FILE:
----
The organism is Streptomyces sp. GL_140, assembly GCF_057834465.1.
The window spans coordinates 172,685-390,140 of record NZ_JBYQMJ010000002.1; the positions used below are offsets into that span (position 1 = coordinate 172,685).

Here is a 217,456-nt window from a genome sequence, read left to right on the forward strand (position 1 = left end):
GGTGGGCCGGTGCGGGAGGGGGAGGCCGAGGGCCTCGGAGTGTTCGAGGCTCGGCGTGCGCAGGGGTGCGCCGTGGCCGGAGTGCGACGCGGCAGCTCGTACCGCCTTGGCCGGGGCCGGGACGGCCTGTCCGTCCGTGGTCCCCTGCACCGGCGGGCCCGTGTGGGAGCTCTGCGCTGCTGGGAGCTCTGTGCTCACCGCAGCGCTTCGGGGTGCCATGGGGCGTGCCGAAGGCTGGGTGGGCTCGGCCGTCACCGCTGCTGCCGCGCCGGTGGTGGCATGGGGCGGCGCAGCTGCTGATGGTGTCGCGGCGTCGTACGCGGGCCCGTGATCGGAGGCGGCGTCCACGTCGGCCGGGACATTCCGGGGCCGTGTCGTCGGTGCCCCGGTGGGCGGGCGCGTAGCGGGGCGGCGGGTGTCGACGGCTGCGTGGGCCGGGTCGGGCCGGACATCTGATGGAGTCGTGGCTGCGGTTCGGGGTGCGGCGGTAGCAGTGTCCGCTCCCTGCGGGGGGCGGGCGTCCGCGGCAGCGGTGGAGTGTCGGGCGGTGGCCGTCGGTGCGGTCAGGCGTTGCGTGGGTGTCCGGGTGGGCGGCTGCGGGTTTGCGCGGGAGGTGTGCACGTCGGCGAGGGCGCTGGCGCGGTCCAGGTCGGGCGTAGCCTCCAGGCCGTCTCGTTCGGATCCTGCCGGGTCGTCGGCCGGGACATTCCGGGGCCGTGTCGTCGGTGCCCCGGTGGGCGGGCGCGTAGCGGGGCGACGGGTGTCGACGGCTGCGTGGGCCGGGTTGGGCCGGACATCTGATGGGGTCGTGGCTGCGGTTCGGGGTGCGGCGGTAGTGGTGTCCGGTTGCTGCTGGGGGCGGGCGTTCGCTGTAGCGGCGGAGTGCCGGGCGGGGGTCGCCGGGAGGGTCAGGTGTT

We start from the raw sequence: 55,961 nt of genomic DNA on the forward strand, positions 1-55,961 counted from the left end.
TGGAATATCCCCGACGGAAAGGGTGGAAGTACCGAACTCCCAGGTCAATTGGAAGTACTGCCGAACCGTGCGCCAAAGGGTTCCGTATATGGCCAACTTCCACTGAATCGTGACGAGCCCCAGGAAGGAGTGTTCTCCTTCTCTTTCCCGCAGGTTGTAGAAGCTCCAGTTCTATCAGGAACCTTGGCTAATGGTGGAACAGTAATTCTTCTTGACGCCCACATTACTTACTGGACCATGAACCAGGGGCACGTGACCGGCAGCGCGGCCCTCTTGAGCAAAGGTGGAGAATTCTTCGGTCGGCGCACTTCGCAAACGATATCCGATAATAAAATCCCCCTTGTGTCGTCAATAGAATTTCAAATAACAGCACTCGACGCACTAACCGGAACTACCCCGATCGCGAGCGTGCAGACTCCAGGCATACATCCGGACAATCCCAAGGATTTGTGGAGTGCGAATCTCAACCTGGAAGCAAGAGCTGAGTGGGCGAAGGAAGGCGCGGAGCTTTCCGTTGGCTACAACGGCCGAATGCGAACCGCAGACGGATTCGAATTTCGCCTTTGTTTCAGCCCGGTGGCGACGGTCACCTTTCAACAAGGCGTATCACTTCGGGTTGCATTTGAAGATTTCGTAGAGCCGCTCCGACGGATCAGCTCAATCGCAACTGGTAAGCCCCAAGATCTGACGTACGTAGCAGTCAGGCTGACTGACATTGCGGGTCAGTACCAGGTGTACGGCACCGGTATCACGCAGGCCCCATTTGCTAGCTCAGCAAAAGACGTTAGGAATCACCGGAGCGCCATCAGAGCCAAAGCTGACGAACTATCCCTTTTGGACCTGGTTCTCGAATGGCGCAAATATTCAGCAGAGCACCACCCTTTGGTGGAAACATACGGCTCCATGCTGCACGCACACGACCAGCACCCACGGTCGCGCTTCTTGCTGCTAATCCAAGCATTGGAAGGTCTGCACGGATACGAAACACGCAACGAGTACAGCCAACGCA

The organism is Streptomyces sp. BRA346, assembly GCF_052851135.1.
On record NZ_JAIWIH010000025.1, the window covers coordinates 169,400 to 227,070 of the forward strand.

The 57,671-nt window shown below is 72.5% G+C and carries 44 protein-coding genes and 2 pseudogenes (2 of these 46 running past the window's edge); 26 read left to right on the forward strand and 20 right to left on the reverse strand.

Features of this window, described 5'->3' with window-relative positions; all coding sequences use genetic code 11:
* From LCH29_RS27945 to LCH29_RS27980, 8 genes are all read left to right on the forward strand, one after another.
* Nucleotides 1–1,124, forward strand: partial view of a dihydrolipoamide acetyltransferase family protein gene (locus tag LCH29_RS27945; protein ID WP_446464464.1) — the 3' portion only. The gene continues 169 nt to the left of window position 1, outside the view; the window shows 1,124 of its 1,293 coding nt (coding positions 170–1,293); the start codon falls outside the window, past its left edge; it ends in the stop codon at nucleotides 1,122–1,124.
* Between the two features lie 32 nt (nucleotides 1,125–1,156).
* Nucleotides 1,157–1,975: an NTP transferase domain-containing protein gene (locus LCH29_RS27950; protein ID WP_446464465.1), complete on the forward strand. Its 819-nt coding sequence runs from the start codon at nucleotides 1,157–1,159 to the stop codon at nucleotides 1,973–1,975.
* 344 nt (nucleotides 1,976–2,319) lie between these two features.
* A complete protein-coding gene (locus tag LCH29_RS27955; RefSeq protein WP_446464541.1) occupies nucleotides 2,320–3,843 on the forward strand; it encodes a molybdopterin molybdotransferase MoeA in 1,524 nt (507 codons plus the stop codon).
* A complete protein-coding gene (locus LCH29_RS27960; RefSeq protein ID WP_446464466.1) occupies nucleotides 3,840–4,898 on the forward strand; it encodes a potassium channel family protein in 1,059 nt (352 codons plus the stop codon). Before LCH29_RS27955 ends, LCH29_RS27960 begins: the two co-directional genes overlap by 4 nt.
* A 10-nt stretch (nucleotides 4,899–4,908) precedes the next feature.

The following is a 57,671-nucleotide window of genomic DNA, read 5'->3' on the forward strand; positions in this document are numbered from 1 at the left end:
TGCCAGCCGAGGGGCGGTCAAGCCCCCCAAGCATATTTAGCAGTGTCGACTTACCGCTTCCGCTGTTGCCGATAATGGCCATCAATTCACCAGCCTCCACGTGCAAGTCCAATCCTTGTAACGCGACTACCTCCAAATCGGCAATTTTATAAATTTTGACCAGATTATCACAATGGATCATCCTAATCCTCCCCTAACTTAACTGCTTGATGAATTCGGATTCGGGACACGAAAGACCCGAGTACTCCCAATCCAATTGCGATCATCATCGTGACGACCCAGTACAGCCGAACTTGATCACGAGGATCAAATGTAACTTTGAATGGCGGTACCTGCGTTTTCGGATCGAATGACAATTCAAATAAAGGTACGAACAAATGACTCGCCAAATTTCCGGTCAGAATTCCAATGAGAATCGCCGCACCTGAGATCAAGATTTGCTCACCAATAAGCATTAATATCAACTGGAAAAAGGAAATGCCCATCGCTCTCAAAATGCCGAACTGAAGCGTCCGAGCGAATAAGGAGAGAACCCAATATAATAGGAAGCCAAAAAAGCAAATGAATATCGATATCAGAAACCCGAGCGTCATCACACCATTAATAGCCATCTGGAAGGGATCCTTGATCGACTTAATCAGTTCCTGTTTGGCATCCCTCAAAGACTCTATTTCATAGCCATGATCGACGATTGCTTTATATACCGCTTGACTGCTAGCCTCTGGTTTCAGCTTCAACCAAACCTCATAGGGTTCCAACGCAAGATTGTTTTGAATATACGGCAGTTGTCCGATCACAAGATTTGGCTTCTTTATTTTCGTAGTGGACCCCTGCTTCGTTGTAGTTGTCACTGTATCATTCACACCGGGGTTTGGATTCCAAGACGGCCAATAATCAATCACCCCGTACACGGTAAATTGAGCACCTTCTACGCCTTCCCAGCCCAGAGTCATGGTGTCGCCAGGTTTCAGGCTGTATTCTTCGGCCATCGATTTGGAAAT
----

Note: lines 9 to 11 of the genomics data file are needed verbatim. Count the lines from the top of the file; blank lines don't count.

The 57,671-nt window shown below is 72.5% G+C and carries 44 protein-coding genes and 2 pseudogenes (2 of these 46 running past the window's edge); 26 read left to right on the forward strand and 20 right to left on the reverse strand.

Features of this window, described 5'->3' with window-relative positions; all coding sequences use genetic code 11:
* From LCH29_RS27945 to LCH29_RS27980, 8 genes are all read left to right on the forward strand, one after another.